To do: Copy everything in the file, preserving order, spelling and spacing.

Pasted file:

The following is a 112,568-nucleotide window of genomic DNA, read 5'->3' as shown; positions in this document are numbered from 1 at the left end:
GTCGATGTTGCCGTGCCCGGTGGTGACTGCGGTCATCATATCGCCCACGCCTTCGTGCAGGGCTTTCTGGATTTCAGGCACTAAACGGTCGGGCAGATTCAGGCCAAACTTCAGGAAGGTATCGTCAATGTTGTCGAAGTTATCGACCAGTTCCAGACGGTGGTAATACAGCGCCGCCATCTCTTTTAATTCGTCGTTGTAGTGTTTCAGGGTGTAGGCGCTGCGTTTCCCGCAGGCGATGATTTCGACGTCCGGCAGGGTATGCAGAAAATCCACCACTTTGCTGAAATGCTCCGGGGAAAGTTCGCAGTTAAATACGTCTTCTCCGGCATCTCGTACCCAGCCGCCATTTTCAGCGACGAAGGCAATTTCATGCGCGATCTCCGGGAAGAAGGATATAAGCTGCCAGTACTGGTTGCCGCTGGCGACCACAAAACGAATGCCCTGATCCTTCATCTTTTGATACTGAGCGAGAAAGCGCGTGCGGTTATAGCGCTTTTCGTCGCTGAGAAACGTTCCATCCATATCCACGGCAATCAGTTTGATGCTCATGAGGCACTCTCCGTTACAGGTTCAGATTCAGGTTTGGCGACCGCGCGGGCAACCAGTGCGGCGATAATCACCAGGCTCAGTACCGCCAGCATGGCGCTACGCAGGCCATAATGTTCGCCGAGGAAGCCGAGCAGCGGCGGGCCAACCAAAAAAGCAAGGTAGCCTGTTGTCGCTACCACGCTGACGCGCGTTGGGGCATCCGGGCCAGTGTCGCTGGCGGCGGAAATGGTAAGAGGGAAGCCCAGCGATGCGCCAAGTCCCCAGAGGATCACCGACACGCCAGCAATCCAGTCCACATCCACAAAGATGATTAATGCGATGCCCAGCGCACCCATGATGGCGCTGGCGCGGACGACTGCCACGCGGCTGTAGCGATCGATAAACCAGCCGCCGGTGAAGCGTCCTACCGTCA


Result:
The following is a 112,568-nucleotide window of genomic DNA, read 5'->3' as shown; positions in this document are numbered from 1 at the left end:
GTCGATGTTGCCGTGCCCGGTGGTGACTGCGGTCATCATATCGCCCACGCCTTCGTGCAGGGCTTTCTGGATTTCAGGCACTAAACGGTCGGGCAGATTCAGGCCAAACTTCAGGAAGGTATCGTCAATGTTGTCGAAGTTATCGACCAGTTCCAGACGGTGGTAATACAGCGCCGCCATCTCTTTTAATTCGTCGTTGTAGTGTTTCAGGGTGTAGGCGCTGCGTTTCCCGCAGGCGATGATTTCGACGTCCGGCAGGGTATGCAGAAAATCCACCACTTTGCTGAAATGCTCCGGGGAAAGTTCGCAGTTAAATACGTCTTCTCCGGCATCTCGTACCCAGCCGCCATTTTCAGCGACGAAGGCAATTTCATGCGCGATCTCCGGGAAGAAGGATATAAGCTGCCAGTACTGGTTGCCGCTGGCGACCACAAAACGAATGCCCTGATCCTTCATCTTTTGATACTGAGCGAGAAAGCGCGTGCGGTTATAGCGCTTTTCGTCGCTGAGAAACGTTCCATCCATATCCACGGCAATCAGTTTGATGCTCATGAGGCACTCTCCGTTACAGGTTCAGATTCAGGTTTGGCGACCGCGCGGGCAACCAGTGCGGCGATAATCACCAGGCTCAGTACCGCCAGCATGGCGCTACGCAGGCCATAATGTTCGCCGAGGAAGCCGAGCAGCGGCGGGCCAACCAAAAAAGCAAGGTAGCCTGTTGTCGCTACCACGCTGACGCGCGTTGGGGCATCCGGGCCAGTGTCGCTGGCGGCGGAAATGGTAAGAGGGAAGCCCAGCGATGCGCCAAGTCCCCAGAGGATCACCGACACGCCAGCAATCCAGTCCACATCCACAAAGATGATTAATGCGATGCCCAGCGCACCCATGATGGCGCTGGCGCGGACGACTGCCACGCGGCTGTAGCGATCGATAAACCAGCCGCCGGTGAAGCGTCCTACCGTCA